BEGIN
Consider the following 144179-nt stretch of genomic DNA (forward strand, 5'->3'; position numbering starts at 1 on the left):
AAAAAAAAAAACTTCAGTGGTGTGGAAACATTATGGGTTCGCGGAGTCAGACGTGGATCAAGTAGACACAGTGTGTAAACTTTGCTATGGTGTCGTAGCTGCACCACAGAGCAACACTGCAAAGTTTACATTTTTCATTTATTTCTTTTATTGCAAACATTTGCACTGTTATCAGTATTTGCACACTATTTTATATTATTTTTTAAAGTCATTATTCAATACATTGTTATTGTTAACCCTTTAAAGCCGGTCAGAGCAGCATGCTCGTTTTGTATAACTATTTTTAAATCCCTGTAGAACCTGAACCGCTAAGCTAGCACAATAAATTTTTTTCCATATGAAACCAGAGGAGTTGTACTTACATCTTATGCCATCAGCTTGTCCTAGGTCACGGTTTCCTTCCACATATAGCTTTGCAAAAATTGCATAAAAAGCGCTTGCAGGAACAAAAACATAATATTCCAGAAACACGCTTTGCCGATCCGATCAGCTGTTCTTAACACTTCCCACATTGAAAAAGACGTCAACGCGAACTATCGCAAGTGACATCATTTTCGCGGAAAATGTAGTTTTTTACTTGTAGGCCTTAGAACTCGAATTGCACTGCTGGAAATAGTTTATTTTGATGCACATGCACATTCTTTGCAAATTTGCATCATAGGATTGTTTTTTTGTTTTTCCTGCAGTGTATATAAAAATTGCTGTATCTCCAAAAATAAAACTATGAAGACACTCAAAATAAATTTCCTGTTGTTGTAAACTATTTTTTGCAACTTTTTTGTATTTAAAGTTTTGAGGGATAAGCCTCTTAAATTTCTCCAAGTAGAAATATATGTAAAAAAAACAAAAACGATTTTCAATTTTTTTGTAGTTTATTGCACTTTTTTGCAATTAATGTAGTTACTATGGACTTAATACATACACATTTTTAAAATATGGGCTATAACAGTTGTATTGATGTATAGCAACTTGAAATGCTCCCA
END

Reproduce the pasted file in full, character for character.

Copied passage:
Consider the following 144179-nt stretch of genomic DNA (forward strand, 5'->3'; position numbering starts at 1 on the left):
AAAAAAAAAAACTTCAGTGGTGTGGAAACATTATGGGTTCGCGGAGTCAGACGTGGATCAAGTAGACACAGTGTGTAAACTTTGCTATGGTGTCGTAGCTGCACCACAGAGCAACACTGCAAAGTTTACATTTTTCATTTATTTCTTTTATTGCAAACATTTGCACTGTTATCAGTATTTGCACACTATTTTATATTATTTTTTAAAGTCATTATTCAATACATTGTTATTGTTAACCCTTTAAAGCCGGTCAGAGCAGCATGCTCGTTTTGTATAACTATTTTTAAATCCCTGTAGAACCTGAACCGCTAAGCTAGCACAATAAATTTTTTTCCATATGAAACCAGAGGAGTTGTACTTACATCTTATGCCATCAGCTTGTCCTAGGTCACGGTTTCCTTCCACATATAGCTTTGCAAAAATTGCATAAAAAGCGCTTGCAGGAACAAAAACATAATATTCCAGAAACACGCTTTGCCGATCCGATCAGCTGTTCTTAACACTTCCCACATTGAAAAAGACGTCAACGCGAACTATCGCAAGTGACATCATTTTCGCGGAAAATGTAGTTTTTTACTTGTAGGCCTTAGAACTCGAATTGCACTGCTGGAAATAGTTTATTTTGATGCACATGCACATTCTTTGCAAATTTGCATCATAGGATTGTTTTTTTGTTTTTCCTGCAGTGTATATAAAAATTGCTGTATCTCCAAAAATAAAACTATGAAGACACTCAAAATAAATTTCCTGTTGTTGTAAACTATTTTTTGCAACTTTTTTGTATTTAAAGTTTTGAGGGATAAGCCTCTTAAATTTCTCCAAGTAGAAATATATGTAAAAAAAACAAAAACGATTTTCAATTTTTTTGTAGTTTATTGCACTTTTTTGCAATTAATGTAGTTACTATGGACTTAATACATACACATTTTTAAAATATGGGCTATAACAGTTGTATTGATGTATAGCAACTTGAAATGCTCCCA